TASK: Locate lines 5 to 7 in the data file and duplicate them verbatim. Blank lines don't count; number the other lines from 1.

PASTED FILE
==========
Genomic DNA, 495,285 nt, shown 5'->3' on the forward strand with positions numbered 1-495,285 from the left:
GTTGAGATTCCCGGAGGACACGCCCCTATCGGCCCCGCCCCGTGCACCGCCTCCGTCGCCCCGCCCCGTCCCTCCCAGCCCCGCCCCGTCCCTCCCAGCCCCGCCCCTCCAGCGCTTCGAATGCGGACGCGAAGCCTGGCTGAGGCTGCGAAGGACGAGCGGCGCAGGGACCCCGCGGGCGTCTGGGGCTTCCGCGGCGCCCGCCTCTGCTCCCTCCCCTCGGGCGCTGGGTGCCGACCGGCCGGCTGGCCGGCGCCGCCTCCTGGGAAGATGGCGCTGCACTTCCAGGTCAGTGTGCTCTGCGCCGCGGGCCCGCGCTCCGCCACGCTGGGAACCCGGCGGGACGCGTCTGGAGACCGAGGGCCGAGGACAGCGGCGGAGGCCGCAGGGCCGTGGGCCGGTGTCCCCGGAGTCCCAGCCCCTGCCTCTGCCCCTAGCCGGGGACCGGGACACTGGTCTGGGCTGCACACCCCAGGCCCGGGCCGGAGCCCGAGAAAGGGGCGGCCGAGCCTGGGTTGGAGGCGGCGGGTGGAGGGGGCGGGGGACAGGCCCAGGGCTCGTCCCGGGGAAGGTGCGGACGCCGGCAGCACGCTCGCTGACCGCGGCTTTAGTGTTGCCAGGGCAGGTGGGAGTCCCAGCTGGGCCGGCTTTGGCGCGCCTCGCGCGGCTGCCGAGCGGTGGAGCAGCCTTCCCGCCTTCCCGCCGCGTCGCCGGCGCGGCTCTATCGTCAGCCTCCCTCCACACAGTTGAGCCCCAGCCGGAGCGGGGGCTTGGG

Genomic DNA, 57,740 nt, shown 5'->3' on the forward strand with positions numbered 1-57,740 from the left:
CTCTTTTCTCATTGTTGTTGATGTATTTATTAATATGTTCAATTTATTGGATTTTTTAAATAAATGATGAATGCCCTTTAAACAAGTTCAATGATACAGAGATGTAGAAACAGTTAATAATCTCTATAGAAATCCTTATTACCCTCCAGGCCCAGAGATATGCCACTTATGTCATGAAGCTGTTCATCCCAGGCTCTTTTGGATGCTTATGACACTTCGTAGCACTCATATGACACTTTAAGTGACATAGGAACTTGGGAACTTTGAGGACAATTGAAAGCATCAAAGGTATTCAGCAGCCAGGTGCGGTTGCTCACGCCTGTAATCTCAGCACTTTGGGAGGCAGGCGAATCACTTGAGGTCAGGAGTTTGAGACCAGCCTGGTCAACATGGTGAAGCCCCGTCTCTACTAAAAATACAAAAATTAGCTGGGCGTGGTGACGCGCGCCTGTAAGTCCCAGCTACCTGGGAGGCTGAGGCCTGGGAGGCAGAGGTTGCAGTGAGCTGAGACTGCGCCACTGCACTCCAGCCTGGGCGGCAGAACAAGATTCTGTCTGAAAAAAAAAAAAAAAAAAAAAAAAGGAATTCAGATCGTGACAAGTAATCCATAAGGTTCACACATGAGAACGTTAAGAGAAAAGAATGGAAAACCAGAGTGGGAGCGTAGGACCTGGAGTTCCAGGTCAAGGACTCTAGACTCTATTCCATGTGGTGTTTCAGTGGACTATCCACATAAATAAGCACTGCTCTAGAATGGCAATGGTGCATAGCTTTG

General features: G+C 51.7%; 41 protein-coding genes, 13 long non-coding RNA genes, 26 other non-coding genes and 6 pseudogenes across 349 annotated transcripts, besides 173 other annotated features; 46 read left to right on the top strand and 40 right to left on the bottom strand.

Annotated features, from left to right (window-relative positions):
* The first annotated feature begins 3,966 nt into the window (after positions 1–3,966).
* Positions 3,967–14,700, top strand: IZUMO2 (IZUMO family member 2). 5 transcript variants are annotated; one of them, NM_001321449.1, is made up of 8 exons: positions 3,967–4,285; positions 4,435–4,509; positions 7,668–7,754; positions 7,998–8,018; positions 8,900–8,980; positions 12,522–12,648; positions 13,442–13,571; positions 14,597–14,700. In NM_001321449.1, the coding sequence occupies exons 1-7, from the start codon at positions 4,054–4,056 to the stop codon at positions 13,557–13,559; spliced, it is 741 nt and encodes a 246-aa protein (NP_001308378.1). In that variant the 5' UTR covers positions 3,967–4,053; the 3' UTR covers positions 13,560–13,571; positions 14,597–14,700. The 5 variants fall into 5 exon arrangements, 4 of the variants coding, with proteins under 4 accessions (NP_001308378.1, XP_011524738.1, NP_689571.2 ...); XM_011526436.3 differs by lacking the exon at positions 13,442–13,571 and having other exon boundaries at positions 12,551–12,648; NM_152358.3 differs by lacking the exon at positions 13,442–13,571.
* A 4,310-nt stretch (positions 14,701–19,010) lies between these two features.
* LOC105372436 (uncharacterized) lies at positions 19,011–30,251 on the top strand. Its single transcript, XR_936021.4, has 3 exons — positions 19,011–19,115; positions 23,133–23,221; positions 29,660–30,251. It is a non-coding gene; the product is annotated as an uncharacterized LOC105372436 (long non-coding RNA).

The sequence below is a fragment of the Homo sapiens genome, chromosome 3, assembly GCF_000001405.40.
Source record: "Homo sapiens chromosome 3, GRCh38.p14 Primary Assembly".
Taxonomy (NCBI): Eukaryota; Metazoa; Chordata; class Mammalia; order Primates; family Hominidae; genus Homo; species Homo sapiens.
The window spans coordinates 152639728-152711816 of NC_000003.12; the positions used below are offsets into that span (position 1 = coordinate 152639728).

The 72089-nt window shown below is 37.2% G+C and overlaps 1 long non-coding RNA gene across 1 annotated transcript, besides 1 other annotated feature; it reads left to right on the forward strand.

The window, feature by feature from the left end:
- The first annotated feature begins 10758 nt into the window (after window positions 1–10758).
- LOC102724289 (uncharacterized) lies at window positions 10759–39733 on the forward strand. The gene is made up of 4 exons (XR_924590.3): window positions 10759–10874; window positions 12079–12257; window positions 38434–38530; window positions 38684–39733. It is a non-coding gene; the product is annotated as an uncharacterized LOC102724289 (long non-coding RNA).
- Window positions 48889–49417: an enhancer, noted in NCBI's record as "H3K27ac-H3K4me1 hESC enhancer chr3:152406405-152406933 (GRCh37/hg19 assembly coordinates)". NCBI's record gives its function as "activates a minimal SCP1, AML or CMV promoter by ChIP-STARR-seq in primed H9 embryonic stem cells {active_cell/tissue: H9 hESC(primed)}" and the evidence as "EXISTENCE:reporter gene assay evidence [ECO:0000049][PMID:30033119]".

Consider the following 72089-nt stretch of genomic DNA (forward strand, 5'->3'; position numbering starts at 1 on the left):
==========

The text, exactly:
General features: G+C 51.7%; 41 protein-coding genes, 13 long non-coding RNA genes, 26 other non-coding genes and 6 pseudogenes across 349 annotated transcripts, besides 173 other annotated features; 46 read left to right on the top strand and 40 right to left on the bottom strand.

Annotated features, from left to right (window-relative positions):
* The first annotated feature begins 3,966 nt into the window (after positions 1–3,966).